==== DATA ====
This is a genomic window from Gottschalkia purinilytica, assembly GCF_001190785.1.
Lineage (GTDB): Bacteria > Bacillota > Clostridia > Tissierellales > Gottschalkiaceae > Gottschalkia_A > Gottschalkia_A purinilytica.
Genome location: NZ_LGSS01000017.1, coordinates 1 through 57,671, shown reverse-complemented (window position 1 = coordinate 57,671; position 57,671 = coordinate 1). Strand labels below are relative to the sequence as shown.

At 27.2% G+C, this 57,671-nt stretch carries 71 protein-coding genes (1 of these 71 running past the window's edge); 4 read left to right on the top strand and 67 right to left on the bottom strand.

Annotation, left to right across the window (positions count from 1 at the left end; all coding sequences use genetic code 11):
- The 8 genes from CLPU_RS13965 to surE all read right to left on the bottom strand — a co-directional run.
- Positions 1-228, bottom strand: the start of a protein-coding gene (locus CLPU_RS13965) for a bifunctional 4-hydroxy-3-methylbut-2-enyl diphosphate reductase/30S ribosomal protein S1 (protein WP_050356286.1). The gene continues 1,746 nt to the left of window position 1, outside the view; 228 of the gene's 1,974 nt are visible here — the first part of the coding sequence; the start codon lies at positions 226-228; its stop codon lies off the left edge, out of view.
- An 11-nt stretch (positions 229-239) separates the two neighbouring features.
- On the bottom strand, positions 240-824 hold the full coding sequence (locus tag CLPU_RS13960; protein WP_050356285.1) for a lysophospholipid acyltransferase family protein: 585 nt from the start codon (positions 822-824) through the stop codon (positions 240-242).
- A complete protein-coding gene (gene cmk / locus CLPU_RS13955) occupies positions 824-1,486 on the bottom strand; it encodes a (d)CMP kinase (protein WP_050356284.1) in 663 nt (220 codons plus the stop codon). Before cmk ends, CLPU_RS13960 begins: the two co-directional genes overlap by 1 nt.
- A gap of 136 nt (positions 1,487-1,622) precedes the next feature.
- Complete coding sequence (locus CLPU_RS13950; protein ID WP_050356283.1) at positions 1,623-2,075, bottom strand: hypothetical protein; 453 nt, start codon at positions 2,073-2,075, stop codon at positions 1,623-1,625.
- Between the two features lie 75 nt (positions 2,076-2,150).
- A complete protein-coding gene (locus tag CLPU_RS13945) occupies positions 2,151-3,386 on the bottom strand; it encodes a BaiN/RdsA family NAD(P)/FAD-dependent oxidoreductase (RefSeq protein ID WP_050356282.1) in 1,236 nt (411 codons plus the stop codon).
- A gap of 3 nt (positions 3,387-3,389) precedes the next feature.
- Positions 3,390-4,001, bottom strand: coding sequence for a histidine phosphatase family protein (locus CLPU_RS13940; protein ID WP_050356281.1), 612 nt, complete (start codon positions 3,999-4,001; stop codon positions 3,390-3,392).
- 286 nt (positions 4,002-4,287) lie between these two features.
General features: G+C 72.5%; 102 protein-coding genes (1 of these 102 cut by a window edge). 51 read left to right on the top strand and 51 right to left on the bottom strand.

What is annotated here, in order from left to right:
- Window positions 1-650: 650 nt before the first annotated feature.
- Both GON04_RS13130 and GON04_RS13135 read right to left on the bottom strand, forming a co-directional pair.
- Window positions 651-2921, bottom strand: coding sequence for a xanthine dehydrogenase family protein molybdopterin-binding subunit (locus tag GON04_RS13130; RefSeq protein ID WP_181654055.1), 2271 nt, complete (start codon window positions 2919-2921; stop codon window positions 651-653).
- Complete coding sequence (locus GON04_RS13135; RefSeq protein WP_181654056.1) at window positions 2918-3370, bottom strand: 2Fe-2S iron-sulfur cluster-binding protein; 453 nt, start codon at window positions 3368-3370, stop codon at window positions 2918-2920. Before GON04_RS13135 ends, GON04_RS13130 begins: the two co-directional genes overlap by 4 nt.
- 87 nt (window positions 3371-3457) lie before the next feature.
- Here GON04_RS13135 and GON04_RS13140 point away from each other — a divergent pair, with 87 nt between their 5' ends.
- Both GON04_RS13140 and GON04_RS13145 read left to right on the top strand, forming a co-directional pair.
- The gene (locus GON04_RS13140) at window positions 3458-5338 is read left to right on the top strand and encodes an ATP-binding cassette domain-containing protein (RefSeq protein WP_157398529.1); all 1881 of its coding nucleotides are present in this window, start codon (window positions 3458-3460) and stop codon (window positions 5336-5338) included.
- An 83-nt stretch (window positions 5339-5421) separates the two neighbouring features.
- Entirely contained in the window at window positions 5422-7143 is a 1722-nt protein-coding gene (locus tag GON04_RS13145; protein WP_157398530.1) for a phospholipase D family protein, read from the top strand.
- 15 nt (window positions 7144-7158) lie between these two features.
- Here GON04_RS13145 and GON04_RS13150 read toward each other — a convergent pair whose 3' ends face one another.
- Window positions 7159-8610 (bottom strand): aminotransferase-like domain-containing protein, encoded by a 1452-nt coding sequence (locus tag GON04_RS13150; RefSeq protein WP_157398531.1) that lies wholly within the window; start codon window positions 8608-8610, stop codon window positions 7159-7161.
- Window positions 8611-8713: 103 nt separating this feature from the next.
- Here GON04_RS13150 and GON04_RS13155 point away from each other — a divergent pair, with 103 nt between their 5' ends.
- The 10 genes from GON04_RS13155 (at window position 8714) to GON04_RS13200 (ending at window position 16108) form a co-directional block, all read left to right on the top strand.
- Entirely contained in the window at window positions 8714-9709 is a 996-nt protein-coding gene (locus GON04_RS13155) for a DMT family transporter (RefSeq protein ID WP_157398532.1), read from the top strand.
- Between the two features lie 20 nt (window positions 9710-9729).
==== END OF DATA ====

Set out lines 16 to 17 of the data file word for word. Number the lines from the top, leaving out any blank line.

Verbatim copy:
- Positions 3,390-4,001, bottom strand: coding sequence for a histidine phosphatase family protein (locus CLPU_RS13940; protein ID WP_050356281.1), 612 nt, complete (start codon positions 3,999-4,001; stop codon positions 3,390-3,392).
- 286 nt (positions 4,002-4,287) lie between these two features.